- Metal Fatigue has Metajoules as the only resource. Metajoules are aquired from solar and geothermal energy and can only be stored in a finite amount. Justified in that in the far future where the plot happens, direct matter-energy conversion is possible so anything can be manufactured from anything if the raw material is converted into energy then that energy is converted into the intended product.
- In Shin Megami Tensei: Strange Journey, Macca is the currency of demons, and its energy qualities are taken literally - you use it to power healing devices in the field, and the amount of Macca you pay for items and healing on the ship are justified as being the energy it takes to materialize the items/power the sickbay.
- Present and accounted for in Spiral Knights. Players need energy to craft items and go through dungeons, so needless to say, it's in high demand. The player regenerates 100 energy over time, but there is a huge economy for Crystal Energy which can be used whenever they want, and has to be purchased with real world money or from other players.
- Souls are basically energy in Demon's Souls and Dark Souls. You can use them upon yourself (as experience points) or use them to buy things from merchants (who also presumably use them upon themselves to keep them alive).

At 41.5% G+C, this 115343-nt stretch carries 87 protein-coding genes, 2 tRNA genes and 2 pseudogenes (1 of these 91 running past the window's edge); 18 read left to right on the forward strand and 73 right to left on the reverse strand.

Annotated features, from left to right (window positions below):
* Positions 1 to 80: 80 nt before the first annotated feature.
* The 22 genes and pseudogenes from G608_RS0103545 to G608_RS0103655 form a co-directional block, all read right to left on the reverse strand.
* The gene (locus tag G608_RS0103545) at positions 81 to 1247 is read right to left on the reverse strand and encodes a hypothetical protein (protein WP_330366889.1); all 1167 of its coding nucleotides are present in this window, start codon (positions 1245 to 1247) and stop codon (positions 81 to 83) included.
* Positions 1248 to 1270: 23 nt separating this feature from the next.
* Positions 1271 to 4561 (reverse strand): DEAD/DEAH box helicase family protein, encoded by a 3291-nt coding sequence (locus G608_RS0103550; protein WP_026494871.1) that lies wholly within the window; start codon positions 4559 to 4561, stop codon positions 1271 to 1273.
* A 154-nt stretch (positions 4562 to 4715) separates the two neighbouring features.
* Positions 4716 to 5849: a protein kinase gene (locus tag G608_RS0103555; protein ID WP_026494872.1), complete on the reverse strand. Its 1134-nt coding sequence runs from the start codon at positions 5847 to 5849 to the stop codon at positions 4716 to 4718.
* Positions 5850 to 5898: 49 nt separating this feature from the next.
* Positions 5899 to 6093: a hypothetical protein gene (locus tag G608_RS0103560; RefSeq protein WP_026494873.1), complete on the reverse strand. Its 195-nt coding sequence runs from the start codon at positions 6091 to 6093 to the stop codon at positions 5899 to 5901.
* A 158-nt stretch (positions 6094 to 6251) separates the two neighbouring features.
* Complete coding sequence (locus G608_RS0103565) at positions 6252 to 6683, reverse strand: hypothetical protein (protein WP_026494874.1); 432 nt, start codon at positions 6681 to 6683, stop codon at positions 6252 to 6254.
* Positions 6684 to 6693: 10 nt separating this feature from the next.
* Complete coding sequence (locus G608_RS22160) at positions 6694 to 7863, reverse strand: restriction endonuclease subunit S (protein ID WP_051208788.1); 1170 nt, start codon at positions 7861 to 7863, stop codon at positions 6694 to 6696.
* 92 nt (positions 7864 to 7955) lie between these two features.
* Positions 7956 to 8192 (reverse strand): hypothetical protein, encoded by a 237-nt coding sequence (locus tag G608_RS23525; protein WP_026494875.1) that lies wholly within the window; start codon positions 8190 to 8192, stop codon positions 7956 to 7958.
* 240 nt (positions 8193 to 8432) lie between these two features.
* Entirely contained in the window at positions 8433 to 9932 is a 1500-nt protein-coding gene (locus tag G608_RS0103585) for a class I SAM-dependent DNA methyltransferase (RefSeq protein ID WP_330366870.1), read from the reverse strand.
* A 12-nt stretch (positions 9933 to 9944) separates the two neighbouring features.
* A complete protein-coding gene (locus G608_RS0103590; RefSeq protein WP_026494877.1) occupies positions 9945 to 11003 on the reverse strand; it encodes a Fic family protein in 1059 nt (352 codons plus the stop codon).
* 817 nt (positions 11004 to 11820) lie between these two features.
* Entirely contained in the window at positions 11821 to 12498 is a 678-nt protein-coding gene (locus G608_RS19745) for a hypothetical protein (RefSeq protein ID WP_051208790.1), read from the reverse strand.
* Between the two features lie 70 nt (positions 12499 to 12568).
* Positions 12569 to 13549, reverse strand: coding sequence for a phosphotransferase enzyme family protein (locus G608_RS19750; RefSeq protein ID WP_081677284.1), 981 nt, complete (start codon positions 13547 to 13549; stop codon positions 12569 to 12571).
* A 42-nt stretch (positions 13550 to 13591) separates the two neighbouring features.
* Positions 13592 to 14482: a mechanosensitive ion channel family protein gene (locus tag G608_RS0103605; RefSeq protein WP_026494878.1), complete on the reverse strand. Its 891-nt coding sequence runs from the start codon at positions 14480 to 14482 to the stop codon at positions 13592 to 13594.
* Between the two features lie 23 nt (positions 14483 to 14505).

- Within NationStates, several active futuristic nations use energy at least partially as a currency, or use it to back theirs.
- Schlock Mercenary has a variation - power economy. Antimatter itself apparently isn't very expensive, but ability to use it efficiently for power and gravitics requires post-transuranium alloys, which in turn require lots of energy to produce, which makes it a large part of the main bottleneck for the current galactic civilization (the other part is ability to actually work this stuff, because that's what limits the size, and Bigger Is Better). Earth got some on a loan when joining the community, while Ob'enn and Kssthrata from Tause System found an unattended chunk of this stuff with total mass in planet range floating around (left by the ancient Oafans) and of course started a war over it - which is why military-wise the Ob'enn are in the high tier, but their reach vastly exceeded their grasp.